Renegotiated contracts incentivize better support for student borrowers; new initiative led by Under Secretary Mitchell will continue to improve service
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As a result of
In addition to these important steps, today
In the coming weeks, the Department will also begin the process to amend its regulations and allow more borrowers to cap their payments at 10 percent of their monthly incomes under an expanded Pay As You Earn repayment plan option, ensuring that students can repay their debt.
"All hard-working students and families deserve high-quality support from their federal loan servicer, and we are continuing to take steps to make sure that is the case,"
In administering the federal student loan programs, the Department's top priority is to help students pursue and complete quality higher education programs. The performance-based contract renegotiations emphasize the importance of helping borrowers stay current on their loans and avoid default, while also incentivizing customer satisfaction. Loans will be assigned to servicers based on how well they perform on these and other metrics. This competitive structure to the contracts will ensure that borrowers receive high quality service while maximizing value for the taxpayer.
The renegotiated terms of the federal student loan servicer contracts are structured to create additional incentives for servicers to focus on the Department's priorities: effective counseling and outreach to ensure borrowers select the best repayment option for them, and enhanced customer satisfaction for student and parent borrowers at all stages of the student loan life cycle. These incentives include:
Revised performance metrics that increase the weight of the existing borrower customer satisfaction survey from 20 percent of the overall score to 35 percent.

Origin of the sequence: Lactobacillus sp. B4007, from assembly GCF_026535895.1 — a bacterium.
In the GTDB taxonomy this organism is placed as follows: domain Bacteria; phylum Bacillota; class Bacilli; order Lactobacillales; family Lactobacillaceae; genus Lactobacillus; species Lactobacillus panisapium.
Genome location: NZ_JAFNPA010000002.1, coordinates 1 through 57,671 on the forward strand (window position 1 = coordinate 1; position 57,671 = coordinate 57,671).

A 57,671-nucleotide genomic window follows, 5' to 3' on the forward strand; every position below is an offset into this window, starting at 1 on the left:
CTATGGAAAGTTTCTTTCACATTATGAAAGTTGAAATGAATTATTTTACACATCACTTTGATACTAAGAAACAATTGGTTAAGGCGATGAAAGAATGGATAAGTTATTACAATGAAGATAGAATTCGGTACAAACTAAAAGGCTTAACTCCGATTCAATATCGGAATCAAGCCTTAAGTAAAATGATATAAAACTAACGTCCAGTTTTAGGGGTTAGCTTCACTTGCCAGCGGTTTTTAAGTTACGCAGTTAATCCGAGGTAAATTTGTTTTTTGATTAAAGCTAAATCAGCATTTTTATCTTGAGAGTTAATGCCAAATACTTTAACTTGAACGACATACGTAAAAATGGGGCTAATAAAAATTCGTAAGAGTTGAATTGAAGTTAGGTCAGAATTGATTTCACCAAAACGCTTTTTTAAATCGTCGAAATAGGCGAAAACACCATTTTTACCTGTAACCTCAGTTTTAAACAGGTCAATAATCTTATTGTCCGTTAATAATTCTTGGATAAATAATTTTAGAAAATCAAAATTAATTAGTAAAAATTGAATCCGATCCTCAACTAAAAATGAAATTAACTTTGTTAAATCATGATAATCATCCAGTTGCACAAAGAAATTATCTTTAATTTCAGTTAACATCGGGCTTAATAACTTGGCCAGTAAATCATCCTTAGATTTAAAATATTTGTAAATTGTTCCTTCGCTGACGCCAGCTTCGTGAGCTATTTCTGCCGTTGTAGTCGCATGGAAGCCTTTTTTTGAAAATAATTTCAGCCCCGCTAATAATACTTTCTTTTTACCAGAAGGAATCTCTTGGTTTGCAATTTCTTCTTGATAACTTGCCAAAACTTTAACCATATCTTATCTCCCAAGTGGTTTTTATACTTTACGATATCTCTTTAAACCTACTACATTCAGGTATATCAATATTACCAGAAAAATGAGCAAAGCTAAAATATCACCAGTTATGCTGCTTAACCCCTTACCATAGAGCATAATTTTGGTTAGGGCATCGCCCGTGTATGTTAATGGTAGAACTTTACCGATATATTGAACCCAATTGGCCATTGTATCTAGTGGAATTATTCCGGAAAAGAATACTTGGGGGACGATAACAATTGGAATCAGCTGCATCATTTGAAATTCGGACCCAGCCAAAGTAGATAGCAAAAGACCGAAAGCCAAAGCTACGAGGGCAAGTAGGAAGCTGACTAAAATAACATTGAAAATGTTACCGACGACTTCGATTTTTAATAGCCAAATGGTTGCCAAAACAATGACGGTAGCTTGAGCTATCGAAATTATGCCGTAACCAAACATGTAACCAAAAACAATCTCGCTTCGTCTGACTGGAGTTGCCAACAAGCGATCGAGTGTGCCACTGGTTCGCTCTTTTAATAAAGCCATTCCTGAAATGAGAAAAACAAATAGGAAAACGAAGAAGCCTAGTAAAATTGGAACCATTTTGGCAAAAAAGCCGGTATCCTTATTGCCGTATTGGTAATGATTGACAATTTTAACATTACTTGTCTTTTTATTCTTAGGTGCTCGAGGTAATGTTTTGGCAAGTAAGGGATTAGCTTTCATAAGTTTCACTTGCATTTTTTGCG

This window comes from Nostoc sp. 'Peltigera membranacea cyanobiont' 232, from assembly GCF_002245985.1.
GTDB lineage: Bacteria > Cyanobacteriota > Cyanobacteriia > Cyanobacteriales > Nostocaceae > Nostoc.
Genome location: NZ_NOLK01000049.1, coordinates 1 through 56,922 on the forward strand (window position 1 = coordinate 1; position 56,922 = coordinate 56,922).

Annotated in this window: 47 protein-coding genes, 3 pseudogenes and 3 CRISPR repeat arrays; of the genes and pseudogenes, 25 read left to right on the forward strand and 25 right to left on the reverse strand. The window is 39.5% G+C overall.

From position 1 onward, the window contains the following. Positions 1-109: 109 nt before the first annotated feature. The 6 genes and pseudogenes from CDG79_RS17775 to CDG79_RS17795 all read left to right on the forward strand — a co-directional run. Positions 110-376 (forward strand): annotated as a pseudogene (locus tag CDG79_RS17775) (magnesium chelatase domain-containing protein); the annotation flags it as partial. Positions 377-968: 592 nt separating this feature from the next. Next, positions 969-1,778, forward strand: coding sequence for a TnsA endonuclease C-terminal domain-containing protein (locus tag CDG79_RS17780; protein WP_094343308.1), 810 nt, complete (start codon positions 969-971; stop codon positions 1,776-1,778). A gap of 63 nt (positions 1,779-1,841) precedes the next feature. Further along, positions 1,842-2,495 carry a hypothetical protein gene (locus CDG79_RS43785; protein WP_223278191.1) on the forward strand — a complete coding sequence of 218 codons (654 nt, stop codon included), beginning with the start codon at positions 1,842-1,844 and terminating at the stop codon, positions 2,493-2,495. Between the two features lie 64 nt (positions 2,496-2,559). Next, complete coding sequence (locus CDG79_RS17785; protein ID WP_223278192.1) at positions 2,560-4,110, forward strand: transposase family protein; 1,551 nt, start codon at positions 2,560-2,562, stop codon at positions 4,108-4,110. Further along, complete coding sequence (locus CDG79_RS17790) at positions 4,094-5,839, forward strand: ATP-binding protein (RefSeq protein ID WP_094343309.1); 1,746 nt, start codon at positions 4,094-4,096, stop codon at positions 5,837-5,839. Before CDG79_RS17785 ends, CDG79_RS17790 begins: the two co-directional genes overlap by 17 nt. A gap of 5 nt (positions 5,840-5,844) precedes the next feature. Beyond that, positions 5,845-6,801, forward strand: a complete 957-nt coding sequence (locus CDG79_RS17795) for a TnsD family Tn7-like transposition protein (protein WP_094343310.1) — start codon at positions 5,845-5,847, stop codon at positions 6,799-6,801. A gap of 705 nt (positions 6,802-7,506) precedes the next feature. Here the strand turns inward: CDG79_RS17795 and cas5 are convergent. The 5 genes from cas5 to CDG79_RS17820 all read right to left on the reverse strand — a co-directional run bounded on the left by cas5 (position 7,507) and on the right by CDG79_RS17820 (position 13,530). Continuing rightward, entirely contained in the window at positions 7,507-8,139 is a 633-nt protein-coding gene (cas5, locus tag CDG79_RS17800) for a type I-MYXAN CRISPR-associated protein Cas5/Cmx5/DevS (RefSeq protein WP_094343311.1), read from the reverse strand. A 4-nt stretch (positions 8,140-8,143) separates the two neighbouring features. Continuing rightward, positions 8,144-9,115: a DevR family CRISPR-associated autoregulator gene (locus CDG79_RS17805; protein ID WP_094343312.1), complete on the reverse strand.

A payment structure that focuses on servicers' success in keeping borrowers in on-time repayment status and helping borrowers avoid default.
Additional incentives tied to each servicer's success in reducing delinquency in payments across their portfolio.
In addition, the Department is doubling down on efforts to make sure America's active duty service members are served well, requiring loan servicers to focus dedicated resources and enhance outreach and information efforts for this important population.
The revised metrics will replace the federal student loan servicers' quarterly and annual customer satisfaction survey scores and the default prevention statistics used to determine each servicer's allocation of new loan volume. The most recent scores are published here. Additionally, in an effort to promote transparency and provide easily accessible data for customers and stakeholders, the
The Department also has contracts with seven not-for-profit entities to service student loans. These entities have operated under separate pricing and performance metrics, but beginning
Current federal Title IV Loan Servicers (TIVAS) include:
More information about the performance of federal student loan servicers can be found on the Department's website at studentaid.ed.gov.
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